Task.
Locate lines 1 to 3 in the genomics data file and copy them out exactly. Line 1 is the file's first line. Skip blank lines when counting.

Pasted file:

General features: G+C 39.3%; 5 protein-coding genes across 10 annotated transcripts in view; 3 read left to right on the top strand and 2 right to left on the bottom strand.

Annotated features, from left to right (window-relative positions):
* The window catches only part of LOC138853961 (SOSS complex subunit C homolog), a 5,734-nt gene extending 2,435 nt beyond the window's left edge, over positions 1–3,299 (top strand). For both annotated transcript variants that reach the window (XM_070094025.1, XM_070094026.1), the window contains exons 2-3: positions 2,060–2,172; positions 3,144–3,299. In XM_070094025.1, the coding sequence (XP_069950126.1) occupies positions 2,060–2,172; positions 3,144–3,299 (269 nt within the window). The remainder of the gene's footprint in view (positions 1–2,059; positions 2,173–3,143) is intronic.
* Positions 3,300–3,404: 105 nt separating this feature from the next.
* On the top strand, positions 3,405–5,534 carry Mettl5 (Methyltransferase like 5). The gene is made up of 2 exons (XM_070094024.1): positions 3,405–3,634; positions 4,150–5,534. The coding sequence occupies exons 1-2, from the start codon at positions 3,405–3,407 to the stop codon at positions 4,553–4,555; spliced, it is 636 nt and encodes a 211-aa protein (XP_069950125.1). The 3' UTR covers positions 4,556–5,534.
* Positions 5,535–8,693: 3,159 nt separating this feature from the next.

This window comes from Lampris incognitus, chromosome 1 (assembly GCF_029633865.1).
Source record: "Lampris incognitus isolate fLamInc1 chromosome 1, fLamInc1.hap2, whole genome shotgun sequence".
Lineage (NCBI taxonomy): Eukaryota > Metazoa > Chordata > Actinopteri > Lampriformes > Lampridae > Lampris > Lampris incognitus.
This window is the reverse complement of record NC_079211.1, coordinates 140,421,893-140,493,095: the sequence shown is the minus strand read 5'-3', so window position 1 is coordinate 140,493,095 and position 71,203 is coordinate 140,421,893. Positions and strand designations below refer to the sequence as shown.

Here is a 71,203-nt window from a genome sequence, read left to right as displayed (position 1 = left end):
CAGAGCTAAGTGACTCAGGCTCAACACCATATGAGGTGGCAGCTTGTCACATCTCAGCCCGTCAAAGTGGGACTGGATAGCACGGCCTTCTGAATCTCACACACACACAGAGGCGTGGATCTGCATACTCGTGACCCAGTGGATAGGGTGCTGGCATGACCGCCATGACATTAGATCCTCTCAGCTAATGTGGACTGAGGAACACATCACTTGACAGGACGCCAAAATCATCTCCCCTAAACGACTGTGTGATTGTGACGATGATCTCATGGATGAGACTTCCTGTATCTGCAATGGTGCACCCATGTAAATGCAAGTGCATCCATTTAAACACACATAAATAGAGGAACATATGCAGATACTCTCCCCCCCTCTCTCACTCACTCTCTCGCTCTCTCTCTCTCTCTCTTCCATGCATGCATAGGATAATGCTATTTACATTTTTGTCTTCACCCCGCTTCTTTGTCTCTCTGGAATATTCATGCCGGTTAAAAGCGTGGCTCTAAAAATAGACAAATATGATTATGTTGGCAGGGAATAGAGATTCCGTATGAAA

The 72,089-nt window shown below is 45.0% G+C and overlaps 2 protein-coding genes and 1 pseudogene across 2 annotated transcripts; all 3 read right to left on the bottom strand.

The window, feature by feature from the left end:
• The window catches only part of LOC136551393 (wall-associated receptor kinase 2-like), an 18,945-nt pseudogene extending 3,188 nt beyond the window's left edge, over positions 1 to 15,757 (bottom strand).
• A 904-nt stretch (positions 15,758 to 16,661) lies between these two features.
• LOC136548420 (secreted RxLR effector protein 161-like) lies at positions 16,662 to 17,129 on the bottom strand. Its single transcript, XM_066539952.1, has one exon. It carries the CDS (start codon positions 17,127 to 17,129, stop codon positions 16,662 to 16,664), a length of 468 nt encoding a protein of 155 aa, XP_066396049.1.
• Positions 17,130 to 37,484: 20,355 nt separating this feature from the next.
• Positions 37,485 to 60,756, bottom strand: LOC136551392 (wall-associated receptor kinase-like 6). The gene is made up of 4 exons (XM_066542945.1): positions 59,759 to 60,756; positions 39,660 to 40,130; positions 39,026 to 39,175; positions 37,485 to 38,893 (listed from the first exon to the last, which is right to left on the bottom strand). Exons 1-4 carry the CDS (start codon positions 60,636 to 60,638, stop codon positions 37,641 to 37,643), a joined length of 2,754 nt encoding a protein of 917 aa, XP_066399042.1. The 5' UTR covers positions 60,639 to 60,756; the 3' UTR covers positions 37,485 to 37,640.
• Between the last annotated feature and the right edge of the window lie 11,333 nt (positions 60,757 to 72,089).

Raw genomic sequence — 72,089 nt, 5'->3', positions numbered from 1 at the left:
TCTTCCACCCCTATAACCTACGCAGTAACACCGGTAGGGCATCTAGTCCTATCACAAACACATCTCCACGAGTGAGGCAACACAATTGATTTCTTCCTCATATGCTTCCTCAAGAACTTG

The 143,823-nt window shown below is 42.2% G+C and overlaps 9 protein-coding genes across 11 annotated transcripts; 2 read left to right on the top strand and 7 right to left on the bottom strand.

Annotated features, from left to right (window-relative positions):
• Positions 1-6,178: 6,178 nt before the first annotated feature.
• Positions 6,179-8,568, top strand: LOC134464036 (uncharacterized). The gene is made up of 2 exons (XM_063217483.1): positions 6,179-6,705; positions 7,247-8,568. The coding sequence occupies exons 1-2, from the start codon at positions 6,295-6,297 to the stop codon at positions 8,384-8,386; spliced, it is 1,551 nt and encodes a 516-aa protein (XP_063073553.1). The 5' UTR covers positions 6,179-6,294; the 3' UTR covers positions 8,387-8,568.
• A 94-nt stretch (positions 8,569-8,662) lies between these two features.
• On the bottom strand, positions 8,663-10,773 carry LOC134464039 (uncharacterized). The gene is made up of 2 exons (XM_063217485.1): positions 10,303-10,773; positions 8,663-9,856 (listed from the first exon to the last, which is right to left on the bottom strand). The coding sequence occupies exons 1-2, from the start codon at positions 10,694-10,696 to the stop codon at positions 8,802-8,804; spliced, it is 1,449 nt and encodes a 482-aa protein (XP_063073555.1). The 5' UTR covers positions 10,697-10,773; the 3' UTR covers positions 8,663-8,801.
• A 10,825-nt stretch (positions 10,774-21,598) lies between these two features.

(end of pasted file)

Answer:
General features: G+C 39.3%; 5 protein-coding genes across 10 annotated transcripts in view; 3 read left to right on the top strand and 2 right to left on the bottom strand.

Annotated features, from left to right (window-relative positions):
* The window catches only part of LOC138853961 (SOSS complex subunit C homolog), a 5,734-nt gene extending 2,435 nt beyond the window's left edge, over positions 1–3,299 (top strand). For both annotated transcript variants that reach the window (XM_070094025.1, XM_070094026.1), the window contains exons 2-3: positions 2,060–2,172; positions 3,144–3,299. In XM_070094025.1, the coding sequence (XP_069950126.1) occupies positions 2,060–2,172; positions 3,144–3,299 (269 nt within the window). The remainder of the gene's footprint in view (positions 1–2,059; positions 2,173–3,143) is intronic.